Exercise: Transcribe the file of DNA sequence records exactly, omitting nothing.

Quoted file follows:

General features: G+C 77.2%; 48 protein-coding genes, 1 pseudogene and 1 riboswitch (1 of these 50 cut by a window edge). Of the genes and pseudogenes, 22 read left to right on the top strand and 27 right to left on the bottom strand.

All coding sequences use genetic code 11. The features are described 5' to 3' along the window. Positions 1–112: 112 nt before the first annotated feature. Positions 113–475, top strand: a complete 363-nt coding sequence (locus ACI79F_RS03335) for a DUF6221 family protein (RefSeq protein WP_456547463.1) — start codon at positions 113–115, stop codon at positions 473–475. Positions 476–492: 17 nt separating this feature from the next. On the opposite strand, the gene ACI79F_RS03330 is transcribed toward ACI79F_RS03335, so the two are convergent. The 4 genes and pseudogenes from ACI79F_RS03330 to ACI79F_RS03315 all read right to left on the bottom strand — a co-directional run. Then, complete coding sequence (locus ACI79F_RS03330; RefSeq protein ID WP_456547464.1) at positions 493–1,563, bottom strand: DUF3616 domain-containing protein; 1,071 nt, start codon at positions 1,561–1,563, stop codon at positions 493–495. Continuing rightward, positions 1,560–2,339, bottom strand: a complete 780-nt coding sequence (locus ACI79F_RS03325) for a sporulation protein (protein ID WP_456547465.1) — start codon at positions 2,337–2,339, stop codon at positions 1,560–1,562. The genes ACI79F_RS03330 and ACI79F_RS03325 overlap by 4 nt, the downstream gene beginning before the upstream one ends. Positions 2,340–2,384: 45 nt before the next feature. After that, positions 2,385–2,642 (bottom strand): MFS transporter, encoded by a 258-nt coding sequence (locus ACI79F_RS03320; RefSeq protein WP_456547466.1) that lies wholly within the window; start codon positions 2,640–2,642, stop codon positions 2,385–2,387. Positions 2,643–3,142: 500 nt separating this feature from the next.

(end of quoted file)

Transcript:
General features: G+C 77.2%; 48 protein-coding genes, 1 pseudogene and 1 riboswitch (1 of these 50 cut by a window edge). Of the genes and pseudogenes, 22 read left to right on the top strand and 27 right to left on the bottom strand.

All coding sequences use genetic code 11. The features are described 5' to 3' along the window. Positions 1–112: 112 nt before the first annotated feature. Positions 113–475, top strand: a complete 363-nt coding sequence (locus ACI79F_RS03335) for a DUF6221 family protein (RefSeq protein WP_456547463.1) — start codon at positions 113–115, stop codon at positions 473–475. Positions 476–492: 17 nt separating this feature from the next. On the opposite strand, the gene ACI79F_RS03330 is transcribed toward ACI79F_RS03335, so the two are convergent. The 4 genes and pseudogenes from ACI79F_RS03330 to ACI79F_RS03315 all read right to left on the bottom strand — a co-directional run. Then, complete coding sequence (locus ACI79F_RS03330; RefSeq protein ID WP_456547464.1) at positions 493–1,563, bottom strand: DUF3616 domain-containing protein; 1,071 nt, start codon at positions 1,561–1,563, stop codon at positions 493–495. Continuing rightward, positions 1,560–2,339, bottom strand: a complete 780-nt coding sequence (locus ACI79F_RS03325) for a sporulation protein (protein ID WP_456547465.1) — start codon at positions 2,337–2,339, stop codon at positions 1,560–1,562. The genes ACI79F_RS03330 and ACI79F_RS03325 overlap by 4 nt, the downstream gene beginning before the upstream one ends. Positions 2,340–2,384: 45 nt before the next feature. After that, positions 2,385–2,642 (bottom strand): MFS transporter, encoded by a 258-nt coding sequence (locus ACI79F_RS03320; RefSeq protein WP_456547466.1) that lies wholly within the window; start codon positions 2,640–2,642, stop codon positions 2,385–2,387. Positions 2,643–3,142: 500 nt separating this feature from the next.